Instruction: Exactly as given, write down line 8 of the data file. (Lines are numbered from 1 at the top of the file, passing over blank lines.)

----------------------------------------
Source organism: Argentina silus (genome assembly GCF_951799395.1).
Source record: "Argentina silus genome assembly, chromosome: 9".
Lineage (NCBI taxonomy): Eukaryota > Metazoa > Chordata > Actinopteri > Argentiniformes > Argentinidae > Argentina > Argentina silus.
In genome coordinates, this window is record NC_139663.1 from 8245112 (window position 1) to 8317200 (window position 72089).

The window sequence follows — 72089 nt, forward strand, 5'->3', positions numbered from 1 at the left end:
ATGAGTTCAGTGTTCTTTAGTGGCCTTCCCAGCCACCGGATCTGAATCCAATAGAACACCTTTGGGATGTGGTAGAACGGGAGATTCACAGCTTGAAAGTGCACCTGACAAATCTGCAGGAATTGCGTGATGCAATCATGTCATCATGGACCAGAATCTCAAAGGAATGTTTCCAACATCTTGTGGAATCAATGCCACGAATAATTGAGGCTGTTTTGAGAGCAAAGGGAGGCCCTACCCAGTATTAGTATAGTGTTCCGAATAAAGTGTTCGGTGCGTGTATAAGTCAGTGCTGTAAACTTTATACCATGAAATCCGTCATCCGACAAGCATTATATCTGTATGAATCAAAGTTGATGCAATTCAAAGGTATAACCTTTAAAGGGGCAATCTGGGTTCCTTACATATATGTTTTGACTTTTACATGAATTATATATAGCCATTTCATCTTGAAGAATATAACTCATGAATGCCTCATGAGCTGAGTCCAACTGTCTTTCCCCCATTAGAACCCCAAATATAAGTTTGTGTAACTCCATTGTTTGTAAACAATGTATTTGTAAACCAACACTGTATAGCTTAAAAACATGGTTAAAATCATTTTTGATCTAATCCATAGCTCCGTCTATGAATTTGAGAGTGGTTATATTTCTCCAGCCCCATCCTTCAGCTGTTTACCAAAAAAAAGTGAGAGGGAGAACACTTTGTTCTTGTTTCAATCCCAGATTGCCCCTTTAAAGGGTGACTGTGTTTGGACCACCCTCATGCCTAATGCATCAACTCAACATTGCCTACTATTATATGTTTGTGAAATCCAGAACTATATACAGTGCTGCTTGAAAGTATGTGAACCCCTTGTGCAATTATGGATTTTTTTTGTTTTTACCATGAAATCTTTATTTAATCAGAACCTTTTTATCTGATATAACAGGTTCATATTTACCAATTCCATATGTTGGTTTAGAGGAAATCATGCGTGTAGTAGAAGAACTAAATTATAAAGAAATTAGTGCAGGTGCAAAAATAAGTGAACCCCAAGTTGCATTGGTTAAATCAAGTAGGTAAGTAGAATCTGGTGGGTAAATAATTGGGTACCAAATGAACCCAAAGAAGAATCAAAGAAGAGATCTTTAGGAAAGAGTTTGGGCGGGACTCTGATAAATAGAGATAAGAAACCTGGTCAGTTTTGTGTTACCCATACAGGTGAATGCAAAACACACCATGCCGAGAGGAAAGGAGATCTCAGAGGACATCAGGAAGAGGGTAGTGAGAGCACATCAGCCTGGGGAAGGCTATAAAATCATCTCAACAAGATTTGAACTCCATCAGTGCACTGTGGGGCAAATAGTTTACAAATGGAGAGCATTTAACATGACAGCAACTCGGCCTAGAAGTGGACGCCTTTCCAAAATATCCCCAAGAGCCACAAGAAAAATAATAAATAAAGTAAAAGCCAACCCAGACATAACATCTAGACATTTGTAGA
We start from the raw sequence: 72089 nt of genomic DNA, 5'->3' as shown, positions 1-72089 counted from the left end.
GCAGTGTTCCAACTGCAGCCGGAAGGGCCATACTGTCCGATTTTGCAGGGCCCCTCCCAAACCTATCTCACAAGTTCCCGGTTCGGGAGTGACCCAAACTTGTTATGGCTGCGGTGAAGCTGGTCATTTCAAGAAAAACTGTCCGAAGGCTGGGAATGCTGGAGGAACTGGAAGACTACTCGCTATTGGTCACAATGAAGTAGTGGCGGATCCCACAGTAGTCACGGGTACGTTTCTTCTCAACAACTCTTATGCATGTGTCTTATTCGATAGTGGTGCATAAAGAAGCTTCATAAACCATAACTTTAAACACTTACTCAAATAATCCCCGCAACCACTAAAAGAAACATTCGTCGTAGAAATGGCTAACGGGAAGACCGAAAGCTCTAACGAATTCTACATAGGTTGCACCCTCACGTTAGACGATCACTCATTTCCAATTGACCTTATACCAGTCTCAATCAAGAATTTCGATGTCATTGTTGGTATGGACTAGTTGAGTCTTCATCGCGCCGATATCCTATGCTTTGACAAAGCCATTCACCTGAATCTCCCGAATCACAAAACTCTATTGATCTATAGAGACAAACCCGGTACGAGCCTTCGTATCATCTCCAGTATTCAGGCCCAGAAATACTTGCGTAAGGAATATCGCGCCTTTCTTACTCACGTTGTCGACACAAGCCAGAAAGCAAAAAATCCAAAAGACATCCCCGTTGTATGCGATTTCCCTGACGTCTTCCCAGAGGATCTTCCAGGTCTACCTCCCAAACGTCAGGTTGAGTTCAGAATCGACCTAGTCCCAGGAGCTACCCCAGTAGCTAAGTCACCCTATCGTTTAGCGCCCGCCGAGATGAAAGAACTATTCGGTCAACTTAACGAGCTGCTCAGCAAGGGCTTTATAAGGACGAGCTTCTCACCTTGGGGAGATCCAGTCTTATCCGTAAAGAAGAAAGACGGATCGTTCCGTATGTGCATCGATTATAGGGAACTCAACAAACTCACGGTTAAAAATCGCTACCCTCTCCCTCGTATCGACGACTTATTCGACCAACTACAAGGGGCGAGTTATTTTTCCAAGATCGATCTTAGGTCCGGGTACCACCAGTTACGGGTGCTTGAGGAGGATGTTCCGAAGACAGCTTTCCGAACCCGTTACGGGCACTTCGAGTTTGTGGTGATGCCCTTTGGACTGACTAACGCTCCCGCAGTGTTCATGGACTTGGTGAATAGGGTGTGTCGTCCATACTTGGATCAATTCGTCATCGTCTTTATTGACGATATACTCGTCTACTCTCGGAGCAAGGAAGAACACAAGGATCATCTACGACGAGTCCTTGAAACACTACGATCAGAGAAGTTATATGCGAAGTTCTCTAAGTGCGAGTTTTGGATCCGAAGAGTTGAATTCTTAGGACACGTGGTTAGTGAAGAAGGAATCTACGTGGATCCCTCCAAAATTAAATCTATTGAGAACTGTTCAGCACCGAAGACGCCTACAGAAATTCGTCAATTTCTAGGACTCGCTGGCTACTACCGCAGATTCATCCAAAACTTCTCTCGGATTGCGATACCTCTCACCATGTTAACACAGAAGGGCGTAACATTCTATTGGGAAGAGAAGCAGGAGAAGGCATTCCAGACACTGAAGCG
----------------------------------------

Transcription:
GCAGTGTTCCAACTGCAGCCGGAAGGGCCATACTGTCCGATTTTGCAGGGCCCCTCCCAAACCTATCTCACAAGTTCCCGGTTCGGGAGTGACCCAAACTTGTTATGGCTGCGGTGAAGCTGGTCATTTCAAGAAAAACTGTCCGAAGGCTGGGAATGCTGGAGGAACTGGAAGACTACTCGCTATTGGTCACAATGAAGTAGTGGCGGATCCCACAGTAGTCACGGGTACGTTTCTTCTCAACAACTCTTATGCATGTGTCTTATTCGATAGTGGTGCATAAAGAAGCTTCATAAACCATAACTTTAAACACTTACTCAAATAATCCCCGCAACCACTAAAAGAAACATTCGTCGTAGAAATGGCTAACGGGAAGACCGAAAGCTCTAACGAATTCTACATAGGTTGCACCCTCACGTTAGACGATCACTCATTTCCAATTGACCTTATACCAGTCTCAATCAAGAATTTCGATGTCATTGTTGGTATGGACTAGTTGAGTCTTCATCGCGCCGATATCCTATGCTTTGACAAAGCCATTCACCTGAATCTCCCGAATCACAAAACTCTATTGATCTATAGAGACAAACCCGGTACGAGCCTTCGTATCATCTCCAGTATTCAGGCCCAGAAATACTTGCGTAAGGAATATCGCGCCTTTCTTACTCACGTTGTCGACACAAGCCAGAAAGCAAAAAATCCAAAAGACATCCCCGTTGTATGCGATTTCCCTGACGTCTTCCCAGAGGATCTTCCAGGTCTACCTCCCAAACGTCAGGTTGAGTTCAGAATCGACCTAGTCCCAGGAGCTACCCCAGTAGCTAAGTCACCCTATCGTTTAGCGCCCGCCGAGATGAAAGAACTATTCGGTCAACTTAACGAGCTGCTCAGCAAGGGCTTTATAAGGACGAGCTTCTCACCTTGGGGAGATCCAGTCTTATCCGTAAAGAAGAAAGACGGATCGTTCCGTATGTGCATCGATTATAGGGAACTCAACAAACTCACGGTTAAAAATCGCTACCCTCTCCCTCGTATCGACGACTTATTCGACCAACTACAAGGGGCGAGTTATTTTTCCAAGATCGATCTTAGGTCCGGGTACCACCAGTTACGGGTGCTTGAGGAGGATGTTCCGAAGACAGCTTTCCGAACCCGTTACGGGCACTTCGAGTTTGTGGTGATGCCCTTTGGACTGACTAACGCTCCCGCAGTGTTCATGGACTTGGTGAATAGGGTGTGTCGTCCATACTTGGATCAATTCGTCATCGTCTTTATTGACGATATACTCGTCTACTCTCGGAGCAAGGAAGAACACAAGGATCATCTACGACGAGTCCTTGAAACACTACGATCAGAGAAGTTATATGCGAAGTTCTCTAAGTGCGAGTTTTGGATCCGAAGAGTTGAATTCTTAGGACACGTGGTTAGTGAAGAAGGAATCTACGTGGATCCCTCCAAAATTAAATCTATTGAGAACTGTTCAGCACCGAAGACGCCTACAGAAATTCGTCAATTTCTAGGACTCGCTGGCTACTACCGCAGATTCATCCAAAACTTCTCTCGGATTGCGATACCTCTCACCATGTTAACACAGAAGGGCGTAACATTCTATTGGGAAGAGAAGCAGGAGAAGGCATTCCAGACACTGAAGCG